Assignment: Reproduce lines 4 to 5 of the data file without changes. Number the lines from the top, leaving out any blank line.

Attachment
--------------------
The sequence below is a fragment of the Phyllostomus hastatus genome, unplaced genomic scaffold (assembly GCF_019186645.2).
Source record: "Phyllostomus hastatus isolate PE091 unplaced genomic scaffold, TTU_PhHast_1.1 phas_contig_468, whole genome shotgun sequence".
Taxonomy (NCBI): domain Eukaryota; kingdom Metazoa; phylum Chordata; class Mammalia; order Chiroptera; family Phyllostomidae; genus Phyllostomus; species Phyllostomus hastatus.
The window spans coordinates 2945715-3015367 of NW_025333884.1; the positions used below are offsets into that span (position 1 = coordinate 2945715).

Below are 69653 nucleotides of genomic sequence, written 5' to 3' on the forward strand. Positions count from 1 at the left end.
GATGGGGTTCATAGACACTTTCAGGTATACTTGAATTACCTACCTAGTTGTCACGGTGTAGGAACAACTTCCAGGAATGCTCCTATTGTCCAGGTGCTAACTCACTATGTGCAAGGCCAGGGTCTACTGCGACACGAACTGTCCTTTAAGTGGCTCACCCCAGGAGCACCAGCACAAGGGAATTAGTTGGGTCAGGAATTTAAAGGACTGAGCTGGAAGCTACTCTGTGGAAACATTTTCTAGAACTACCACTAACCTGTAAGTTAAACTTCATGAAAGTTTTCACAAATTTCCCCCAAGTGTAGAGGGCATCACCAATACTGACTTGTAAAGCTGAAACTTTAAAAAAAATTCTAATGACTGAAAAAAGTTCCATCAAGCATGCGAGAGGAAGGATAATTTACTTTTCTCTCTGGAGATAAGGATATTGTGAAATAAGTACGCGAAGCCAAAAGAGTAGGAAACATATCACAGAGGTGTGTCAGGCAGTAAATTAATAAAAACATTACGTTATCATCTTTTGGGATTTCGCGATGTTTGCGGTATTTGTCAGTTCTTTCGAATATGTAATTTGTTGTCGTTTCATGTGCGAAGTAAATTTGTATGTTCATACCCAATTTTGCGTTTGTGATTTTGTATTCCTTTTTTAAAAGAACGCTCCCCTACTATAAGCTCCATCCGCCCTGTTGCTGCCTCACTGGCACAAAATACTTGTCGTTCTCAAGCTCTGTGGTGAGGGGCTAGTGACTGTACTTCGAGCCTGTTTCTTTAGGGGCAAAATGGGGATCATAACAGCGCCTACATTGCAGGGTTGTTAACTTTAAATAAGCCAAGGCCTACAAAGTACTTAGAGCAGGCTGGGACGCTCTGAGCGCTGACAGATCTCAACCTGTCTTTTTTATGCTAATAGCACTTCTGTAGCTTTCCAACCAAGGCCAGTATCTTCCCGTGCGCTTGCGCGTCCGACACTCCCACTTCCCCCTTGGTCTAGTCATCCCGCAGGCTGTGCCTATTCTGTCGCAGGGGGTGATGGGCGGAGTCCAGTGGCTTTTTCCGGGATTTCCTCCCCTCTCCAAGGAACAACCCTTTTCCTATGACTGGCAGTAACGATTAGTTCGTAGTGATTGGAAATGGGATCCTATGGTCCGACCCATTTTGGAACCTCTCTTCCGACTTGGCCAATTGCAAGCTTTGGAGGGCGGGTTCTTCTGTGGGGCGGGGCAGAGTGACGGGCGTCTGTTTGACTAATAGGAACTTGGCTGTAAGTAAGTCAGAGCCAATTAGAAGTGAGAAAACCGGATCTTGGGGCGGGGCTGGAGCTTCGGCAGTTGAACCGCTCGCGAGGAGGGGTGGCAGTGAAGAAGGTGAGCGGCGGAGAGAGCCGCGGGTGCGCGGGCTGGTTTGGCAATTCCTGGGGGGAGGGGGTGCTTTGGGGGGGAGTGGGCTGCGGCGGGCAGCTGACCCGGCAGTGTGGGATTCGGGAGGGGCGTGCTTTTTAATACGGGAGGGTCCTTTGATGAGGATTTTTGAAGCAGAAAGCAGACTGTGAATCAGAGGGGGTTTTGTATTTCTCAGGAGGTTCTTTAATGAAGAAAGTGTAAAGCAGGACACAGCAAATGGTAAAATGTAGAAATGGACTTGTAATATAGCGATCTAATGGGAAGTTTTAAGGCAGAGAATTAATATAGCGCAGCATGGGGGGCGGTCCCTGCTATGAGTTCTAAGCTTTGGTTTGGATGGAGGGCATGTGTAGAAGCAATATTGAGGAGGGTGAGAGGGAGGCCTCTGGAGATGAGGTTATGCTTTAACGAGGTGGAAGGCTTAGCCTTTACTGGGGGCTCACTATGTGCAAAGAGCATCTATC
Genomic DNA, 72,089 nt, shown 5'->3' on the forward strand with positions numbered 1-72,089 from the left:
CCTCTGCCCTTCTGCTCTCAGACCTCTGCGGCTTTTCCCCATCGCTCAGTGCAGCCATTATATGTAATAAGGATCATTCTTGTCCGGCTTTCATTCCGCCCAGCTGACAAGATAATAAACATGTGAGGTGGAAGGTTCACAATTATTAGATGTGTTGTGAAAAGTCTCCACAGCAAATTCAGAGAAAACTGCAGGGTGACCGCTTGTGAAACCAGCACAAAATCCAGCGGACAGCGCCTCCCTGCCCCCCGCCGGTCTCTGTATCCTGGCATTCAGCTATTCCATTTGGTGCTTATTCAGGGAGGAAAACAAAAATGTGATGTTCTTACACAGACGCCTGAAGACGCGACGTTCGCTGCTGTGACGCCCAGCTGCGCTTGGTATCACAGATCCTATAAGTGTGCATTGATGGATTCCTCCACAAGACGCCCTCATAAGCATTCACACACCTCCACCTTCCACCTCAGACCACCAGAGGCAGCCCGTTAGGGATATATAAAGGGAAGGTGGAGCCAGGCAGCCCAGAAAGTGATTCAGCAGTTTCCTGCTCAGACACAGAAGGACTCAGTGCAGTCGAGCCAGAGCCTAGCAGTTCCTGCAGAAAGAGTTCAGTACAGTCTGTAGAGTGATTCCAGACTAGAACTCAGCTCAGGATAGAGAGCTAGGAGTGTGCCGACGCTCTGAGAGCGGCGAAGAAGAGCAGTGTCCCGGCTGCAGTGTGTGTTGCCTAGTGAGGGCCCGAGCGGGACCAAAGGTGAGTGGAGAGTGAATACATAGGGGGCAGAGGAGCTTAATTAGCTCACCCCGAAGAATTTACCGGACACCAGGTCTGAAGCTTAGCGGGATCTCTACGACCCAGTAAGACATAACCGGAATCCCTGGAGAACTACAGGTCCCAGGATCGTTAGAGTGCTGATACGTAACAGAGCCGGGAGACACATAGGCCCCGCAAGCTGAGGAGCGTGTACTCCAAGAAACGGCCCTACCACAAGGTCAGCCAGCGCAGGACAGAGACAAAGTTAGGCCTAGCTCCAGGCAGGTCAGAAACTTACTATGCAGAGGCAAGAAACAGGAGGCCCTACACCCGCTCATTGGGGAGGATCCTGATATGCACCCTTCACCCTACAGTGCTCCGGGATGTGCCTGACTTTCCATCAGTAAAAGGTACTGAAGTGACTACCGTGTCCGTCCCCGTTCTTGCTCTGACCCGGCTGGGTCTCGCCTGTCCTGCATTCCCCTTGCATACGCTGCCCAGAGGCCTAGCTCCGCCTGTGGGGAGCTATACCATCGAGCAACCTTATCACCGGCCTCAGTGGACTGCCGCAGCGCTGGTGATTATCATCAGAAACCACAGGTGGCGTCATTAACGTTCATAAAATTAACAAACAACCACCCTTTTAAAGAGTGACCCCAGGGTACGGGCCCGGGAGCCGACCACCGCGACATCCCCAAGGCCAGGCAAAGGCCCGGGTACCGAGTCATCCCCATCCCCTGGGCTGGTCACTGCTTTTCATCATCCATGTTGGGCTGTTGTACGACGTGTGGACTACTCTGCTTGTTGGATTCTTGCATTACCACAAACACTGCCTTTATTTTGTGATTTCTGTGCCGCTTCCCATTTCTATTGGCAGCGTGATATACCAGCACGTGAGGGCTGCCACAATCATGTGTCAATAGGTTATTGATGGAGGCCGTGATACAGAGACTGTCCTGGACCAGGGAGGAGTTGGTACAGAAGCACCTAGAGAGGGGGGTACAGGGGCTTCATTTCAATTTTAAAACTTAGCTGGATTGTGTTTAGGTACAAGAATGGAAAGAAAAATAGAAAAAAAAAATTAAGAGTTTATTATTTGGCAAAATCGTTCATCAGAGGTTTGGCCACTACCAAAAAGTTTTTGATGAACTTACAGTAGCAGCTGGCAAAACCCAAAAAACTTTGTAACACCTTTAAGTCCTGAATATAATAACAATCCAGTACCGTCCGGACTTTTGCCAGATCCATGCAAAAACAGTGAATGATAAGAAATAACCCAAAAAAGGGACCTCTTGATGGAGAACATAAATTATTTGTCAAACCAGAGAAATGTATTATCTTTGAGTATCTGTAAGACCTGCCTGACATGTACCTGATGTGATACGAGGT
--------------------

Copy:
The window spans coordinates 2945715-3015367 of NW_025333884.1; the positions used below are offsets into that span (position 1 = coordinate 2945715).

Below are 69653 nucleotides of genomic sequence, written 5' to 3' on the forward strand. Positions count from 1 at the left end.